Pastels on Paper was a poem I had written during my first go-round in college at the University of MN. I cannot recall if it was for a creative writing class or an art elective, because back then I consumed almost any class that had to do with The Arts – I studied acting, I took a props building class for theater, I learned filmmaking, I participated in the construction of a mural from concept to finished product (I really wish I could find my sketchbook for that class because it had some great stuff in it) – but I digress.
From what I can remember, our assignment was to visit the Weisman Art Museum on campus and select a piece of art and write about it in poetic form. This poem was to convey to the reader what the chosen work of art looked like and how it made the poet feel.
Nothing in the museum spoke to me except for an installation piece which was the reconstruction of the hallway of an apartment building complete with sound, but another classmate had already claimed it so I ventured elsewhere throughout the museum and found a painting.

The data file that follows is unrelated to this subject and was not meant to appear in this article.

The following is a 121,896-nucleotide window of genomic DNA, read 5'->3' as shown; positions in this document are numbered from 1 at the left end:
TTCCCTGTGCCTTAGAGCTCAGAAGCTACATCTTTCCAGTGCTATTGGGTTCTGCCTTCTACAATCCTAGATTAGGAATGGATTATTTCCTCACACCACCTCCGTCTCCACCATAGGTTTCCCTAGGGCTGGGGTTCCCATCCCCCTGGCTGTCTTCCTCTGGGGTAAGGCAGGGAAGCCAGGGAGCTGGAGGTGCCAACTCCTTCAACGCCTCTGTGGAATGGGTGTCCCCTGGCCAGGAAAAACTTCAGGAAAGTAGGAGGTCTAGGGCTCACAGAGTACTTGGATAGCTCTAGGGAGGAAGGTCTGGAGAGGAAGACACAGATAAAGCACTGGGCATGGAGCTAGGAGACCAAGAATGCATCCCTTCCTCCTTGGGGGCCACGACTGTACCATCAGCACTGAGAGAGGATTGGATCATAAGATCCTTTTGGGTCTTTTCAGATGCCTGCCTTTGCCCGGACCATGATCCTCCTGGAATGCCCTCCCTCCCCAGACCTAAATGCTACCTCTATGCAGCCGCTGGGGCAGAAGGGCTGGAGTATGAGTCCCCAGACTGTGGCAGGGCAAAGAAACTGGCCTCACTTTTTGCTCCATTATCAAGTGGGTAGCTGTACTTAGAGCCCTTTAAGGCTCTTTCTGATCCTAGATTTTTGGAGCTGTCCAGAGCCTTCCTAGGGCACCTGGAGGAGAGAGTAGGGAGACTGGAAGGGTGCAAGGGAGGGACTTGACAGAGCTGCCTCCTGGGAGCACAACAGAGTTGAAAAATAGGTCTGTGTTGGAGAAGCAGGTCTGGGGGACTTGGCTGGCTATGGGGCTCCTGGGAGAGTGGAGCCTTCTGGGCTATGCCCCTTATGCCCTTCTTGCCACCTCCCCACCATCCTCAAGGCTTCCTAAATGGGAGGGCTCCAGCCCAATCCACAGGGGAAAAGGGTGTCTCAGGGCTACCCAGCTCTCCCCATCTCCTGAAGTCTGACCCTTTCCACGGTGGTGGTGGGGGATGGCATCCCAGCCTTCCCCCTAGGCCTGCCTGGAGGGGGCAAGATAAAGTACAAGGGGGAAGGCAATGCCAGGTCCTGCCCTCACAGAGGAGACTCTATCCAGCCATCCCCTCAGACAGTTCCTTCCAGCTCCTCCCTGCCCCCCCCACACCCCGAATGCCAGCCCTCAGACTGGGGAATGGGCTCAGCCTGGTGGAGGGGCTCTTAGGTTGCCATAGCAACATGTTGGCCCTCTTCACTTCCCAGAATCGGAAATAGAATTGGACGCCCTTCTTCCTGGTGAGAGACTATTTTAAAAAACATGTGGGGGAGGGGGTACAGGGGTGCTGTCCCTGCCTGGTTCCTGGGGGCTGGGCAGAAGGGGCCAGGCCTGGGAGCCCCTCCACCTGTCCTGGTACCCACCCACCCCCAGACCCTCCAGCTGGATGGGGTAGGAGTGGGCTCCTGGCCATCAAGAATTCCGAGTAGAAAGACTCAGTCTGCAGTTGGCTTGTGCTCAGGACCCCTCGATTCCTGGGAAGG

This painting, that I cannot recall the name of or artist, was honestly nothing special (no disrespect to the artist). The colors used were bland and muted. You couldn’t really make out what the painting actually was. For lack of a better word, it was…boring, but I had an assignment to complete so it became the subject of my project whether I liked it or not and thus Pastels on Paper was born.
To this day it is the shortest poem I’ve ever written.
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